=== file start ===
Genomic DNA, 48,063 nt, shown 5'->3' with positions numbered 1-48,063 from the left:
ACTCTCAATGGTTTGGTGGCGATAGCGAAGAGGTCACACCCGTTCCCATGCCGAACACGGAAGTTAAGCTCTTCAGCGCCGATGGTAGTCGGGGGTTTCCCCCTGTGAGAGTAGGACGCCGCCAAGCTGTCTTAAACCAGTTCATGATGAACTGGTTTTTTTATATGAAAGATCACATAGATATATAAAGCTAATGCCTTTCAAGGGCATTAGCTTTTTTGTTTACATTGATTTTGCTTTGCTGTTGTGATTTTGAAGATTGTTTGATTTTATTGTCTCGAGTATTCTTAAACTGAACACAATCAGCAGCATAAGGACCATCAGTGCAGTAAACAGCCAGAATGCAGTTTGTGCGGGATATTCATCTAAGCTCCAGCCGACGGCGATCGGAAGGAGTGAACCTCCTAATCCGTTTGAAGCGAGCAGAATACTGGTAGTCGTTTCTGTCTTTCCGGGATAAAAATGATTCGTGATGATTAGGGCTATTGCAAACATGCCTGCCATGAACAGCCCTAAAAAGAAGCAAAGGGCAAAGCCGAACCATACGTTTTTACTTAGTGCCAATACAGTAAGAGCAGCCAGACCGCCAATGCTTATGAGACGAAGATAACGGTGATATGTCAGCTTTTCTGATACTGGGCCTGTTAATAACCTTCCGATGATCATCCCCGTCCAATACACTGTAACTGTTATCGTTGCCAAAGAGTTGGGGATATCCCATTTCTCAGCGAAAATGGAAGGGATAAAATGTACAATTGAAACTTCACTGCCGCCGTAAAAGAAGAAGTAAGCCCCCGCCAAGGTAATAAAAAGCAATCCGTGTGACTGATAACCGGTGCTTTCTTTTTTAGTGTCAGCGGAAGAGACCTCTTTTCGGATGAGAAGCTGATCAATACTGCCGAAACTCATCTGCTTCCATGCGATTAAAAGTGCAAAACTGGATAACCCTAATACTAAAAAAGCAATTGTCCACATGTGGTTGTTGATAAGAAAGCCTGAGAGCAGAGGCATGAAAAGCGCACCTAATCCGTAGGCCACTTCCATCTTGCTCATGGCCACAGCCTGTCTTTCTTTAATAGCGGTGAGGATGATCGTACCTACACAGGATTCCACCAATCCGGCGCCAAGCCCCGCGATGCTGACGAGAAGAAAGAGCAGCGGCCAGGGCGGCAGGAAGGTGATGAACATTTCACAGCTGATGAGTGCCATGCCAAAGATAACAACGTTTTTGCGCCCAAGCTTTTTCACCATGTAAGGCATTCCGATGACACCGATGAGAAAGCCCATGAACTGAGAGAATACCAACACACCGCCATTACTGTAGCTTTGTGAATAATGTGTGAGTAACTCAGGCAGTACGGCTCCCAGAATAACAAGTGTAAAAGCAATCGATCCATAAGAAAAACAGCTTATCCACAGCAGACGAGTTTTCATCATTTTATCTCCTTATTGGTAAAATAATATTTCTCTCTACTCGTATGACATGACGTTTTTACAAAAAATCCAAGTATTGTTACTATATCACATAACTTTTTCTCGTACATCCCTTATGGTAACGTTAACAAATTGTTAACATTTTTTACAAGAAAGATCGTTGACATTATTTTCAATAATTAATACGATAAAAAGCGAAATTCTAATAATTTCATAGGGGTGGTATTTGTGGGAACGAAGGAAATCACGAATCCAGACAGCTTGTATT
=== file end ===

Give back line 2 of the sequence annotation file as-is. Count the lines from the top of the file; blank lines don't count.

ACTCTCAATGGTTTGGTGGCGATAGCGAAGAGGTCACACCCGTTCCCATGCCGAACACGGAAGTTAAGCTCTTCAGCGCCGATGGTAGTCGGGGGTTTCCCCCTGTGAGAGTAGGACGCCGCCAAGCTGTCTTAAACCAGTTCATGATGAACTGGTTTTTTTATATGAAAGATCACATAGATATATAAAGCTAATGCCTTTCAAGGGCATTAGCTTTTTTGTTTACATTGATTTTGCTTTGCTGTTGTGATTTTGAAGATTGTTTGATTTTATTGTCTCGAGTATTCTTAAACTGAACACAATCAGCAGCATAAGGACCATCAGTGCAGTAAACAGCCAGAATGCAGTTTGTGCGGGATATTCATCTAAGCTCCAGCCGACGGCGATCGGAAGGAGTGAACCTCCTAATCCGTTTGAAGCGAGCAGAATACTGGTAGTCGTTTCTGTCTTTCCGGGATAAAAATGATTCGTGATGATTAGGGCTATTGCAAACATGCCTGCCATGAACAGCCCTAAAAAGAAGCAAAGGGCAAAGCCGAACCATACGTTTTTACTTAGTGCCAATACAGTAAGAGCAGCCAGACCGCCAATGCTTATGAGACGAAGATAACGGTGATATGTCAGCTTTTCTGATACTGGGCCTGTTAATAACCTTCCGATGATCATCCCCGTCCAATACACTGTAACTGTTATCGTTGCCAAAGAGTTGGGGATATCCCATTTCTCAGCGAAAATGGAAGGGATAAAATGTACAATTGAAACTTCACTGCCGCCGTAAAAGAAGAAGTAAGCCCCCGCCAAGGTAATAAAAAGCAATCCGTGTGACTGATAACCGGTGCTTTCTTTTTTAGTGTCAGCGGAAGAGACCTCTTTTCGGATGAGAAGCTGATCAATACTGCCGAAACTCATCTGCTTCCATGCGATTAAAAGTGCAAAACTGGATAACCCTAATACTAAAAAAGCAATTGTCCACATGTGGTTGTTGATAAGAAAGCCTGAGAGCAGAGGCATGAAAAGCGCACCTAATCCGTAGGCCACTTCCATCTTGCTCATGGCCACAGCCTGTCTTTCTTTAATAGCGGTGAGGATGATCGTACCTACACAGGATTCCACCAATCCGGCGCCAAGCCCCGCGATGCTGACGAGAAGAAAGAGCAGCGGCCAGGGCGGCAGGAAGGTGATGAACATTTCACAGCTGATGAGTGCCATGCCAAAGATAACAACGTTTTTGCGCCCAAGCTTTTTCACCATGTAAGGCATTCCGATGACACCGATGAGAAAGCCCATGAACTGAGAGAATACCAACACACCGCCATTACTGTAGCTTTGTGAATAATGTGTGAGTAACTCAGGCAGTACGGCTCCCAGAATAACAAGTGTAAAAGCAATCGATCCATAAGAAAAACAGCTTATCCACAGCAGACGAGTTTTCATCATTTTATCTCCTTATTGGTAAAATAATATTTCTCTCTACTCGTATGACATGACGTTTTTACAAAAAATCCAAGTATTGTTACTATATCACATAACTTTTTCTCGTACATCCCTTATGGTAACGTTAACAAATTGTTAACATTTTTTACAAGAAAGATCGTTGACATTATTTTCAATAATTAATACGATAAAAAGCGAAATTCTAATAATTTCATAGGGGTGGTATTTGTGGGAACGAAGGAAATCACGAATCCAGACAGCTTGTATT